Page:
A large number of post-medieval sites in Perth and Kinross were in some way connected with the processing, storage or sale of food. Traditionally, most of the food and drink consumed in Perth and Kinross was produced and processed relatively locally. The post-medieval period saw more imported ingredients in people’s diets and a shift to larger-scale food processing. However, even in the early 20th century a significant proportion of local residents’ food originated in the region.
During the post-medieval period, large amounts of grain were processed in Perth and Kinross. Grain was usually ground in local watermills, with 54 watermills listed in the Historic Environment Record, although few of these sites have been studied. The watermills recorded in Canmore and on early Ordnance Survey maps have been mapped in a digital project by Iara Calton and the National Library of Scotland. However, it is likely that many more medieval and early modern watermills in fact existed, and interdisciplinary research to identify their locations should be a priority to create a more accurate and reliable picture. At least two 17th-century windmills are also recorded in the region, at Dunkeld (MPK5446) and in the grounds of Dunbarney House (MPK3164). Again, there may well have been more of these structures than are at present recognised. Further work, including the analysis of written records and visual sources, to clarify the history of windmills in the region would be helpful. Although the topography and plentiful water of Perth and Kinross might suggest that watermills predominated over windmills in this region.
For much of the 17th and 18th centuries, most grain mills appear to have been relatively small. However, the 19th century saw the development of larger mill complexes. These were probably often on the site of earlier, smaller mills, as is the case with City Mills in Perth (MPK3452 and MPK12707). The 19th century also seems to have seen the transport of grain over longer distances and the storage of larger quantities. Several sizeable granaries were constructed in the region at this time, sometimes sited near to railways, as at Blairgowrie (MPK8159) and Methven Station (MPK10503). More research into the storage and transport of grain in the region, both in the 19th century and earlier could prove illuminating.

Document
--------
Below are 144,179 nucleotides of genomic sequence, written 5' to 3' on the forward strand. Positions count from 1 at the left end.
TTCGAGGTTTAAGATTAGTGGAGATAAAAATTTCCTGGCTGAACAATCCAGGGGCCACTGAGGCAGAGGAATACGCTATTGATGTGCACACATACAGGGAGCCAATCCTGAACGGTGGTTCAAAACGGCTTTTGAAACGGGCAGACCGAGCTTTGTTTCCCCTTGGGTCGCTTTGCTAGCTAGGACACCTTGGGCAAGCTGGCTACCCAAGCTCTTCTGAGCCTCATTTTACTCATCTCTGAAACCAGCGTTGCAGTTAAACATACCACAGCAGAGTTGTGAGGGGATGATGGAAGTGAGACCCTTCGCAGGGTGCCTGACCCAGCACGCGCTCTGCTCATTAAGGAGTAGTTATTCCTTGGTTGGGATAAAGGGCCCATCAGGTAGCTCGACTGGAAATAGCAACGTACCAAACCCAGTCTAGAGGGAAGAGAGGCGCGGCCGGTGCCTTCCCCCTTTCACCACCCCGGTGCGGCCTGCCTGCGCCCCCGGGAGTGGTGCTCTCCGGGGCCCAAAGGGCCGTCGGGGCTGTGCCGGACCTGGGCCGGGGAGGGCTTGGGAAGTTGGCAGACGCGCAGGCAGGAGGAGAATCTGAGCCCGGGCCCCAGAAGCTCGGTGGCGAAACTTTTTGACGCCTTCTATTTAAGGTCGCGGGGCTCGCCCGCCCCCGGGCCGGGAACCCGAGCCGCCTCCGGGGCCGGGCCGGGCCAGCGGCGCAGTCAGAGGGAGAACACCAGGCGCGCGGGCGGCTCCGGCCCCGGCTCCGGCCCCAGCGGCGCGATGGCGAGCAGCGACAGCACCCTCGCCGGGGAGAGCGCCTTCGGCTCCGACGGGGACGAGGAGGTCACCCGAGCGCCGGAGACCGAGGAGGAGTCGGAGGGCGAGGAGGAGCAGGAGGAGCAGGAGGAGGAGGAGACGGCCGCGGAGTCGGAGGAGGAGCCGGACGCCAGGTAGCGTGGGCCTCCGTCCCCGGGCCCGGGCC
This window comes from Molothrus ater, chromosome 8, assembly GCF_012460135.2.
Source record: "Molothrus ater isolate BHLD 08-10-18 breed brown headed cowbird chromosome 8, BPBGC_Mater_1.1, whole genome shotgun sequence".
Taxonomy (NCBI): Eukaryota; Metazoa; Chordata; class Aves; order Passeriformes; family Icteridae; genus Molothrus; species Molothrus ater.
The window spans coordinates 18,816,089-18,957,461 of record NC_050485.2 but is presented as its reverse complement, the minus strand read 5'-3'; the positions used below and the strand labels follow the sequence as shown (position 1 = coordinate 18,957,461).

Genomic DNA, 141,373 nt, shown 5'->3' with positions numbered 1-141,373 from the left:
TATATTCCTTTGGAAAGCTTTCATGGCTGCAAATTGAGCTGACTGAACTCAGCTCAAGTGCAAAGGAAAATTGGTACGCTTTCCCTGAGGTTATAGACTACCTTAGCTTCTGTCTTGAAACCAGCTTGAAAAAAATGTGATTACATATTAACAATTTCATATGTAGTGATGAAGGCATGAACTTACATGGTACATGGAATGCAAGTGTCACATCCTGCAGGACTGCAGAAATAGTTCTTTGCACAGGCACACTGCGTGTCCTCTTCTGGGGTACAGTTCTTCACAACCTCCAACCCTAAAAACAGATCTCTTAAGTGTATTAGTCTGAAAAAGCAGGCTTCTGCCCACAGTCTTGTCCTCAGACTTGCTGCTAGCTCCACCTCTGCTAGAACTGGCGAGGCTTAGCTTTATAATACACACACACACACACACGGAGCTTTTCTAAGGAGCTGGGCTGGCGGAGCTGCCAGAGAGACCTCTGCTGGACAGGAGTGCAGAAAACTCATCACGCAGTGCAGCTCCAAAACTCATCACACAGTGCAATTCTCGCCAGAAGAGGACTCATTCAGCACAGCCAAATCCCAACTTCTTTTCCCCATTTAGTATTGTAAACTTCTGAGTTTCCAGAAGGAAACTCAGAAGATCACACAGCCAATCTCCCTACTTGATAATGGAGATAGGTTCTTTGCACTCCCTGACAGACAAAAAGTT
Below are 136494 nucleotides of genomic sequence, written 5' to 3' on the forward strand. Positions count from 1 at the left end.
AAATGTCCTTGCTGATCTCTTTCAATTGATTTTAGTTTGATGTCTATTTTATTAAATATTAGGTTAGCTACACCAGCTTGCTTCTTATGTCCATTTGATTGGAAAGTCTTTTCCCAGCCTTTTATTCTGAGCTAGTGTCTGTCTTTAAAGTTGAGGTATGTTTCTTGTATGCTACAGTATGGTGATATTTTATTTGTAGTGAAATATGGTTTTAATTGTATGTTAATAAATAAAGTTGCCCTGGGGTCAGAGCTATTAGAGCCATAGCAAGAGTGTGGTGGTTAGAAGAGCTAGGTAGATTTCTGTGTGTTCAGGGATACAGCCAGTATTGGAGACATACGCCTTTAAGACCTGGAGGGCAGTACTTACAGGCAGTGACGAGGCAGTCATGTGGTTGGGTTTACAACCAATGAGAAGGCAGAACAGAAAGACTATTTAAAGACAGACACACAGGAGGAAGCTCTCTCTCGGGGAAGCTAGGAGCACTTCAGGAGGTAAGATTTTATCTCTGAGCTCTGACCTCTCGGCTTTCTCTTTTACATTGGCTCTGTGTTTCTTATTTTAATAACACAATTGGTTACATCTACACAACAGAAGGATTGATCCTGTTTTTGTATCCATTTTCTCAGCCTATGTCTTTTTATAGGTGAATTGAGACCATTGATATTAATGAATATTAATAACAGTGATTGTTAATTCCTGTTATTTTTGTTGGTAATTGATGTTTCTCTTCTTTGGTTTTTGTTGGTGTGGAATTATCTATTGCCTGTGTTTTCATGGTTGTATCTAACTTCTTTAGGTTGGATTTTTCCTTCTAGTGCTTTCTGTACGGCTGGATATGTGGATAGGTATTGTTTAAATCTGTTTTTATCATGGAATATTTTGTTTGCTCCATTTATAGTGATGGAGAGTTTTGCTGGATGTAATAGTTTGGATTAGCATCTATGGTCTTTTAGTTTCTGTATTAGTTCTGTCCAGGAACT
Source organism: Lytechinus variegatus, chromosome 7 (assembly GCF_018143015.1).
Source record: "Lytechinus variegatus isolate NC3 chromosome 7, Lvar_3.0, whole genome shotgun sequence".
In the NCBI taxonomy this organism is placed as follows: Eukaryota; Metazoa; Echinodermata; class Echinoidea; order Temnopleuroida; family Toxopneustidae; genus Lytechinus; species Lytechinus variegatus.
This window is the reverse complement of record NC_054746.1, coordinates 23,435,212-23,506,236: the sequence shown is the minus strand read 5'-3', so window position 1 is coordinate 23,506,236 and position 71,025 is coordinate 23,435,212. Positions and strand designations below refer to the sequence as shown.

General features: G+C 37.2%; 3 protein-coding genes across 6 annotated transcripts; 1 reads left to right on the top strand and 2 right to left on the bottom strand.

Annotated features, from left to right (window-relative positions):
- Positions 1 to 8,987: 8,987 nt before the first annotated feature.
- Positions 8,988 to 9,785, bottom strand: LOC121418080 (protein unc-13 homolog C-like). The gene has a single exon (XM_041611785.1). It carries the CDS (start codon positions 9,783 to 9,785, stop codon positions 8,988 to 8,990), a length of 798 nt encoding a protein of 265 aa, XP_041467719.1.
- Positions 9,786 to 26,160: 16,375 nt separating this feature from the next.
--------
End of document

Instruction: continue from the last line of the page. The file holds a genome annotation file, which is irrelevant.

Bread was almost certainly a staple food for many post-medieval communities in Perth and Kinross, although we should also note the likely popularity of bannocks, which were often cooked on griddles over open fires in the home. Few private or commercial bakeries and bakehouses have been identified or archaeologically investigated, with only three probable post-medieval bakeries listed in the Historic Environment Record for the region. This is despite the fact that there is extensive written evidence for their existence. Research into the probable locations of bakeries and the possible physical evidence they might leave behind should be a priority.
Grain, and in particular barley, was of course also utilised in the production of beer and whisky. The early modern period saw brewing shift from being a relatively domestic activity often undertaken by women, to being a largely (but not exclusively) male-dominated industrial process (Ewan 1999). However, the associated activity of malting was usually a masculine occupation throughout the medieval to modern periods. Further study of brewing and malting in Perth and Kinross during the 17th century would be desirable.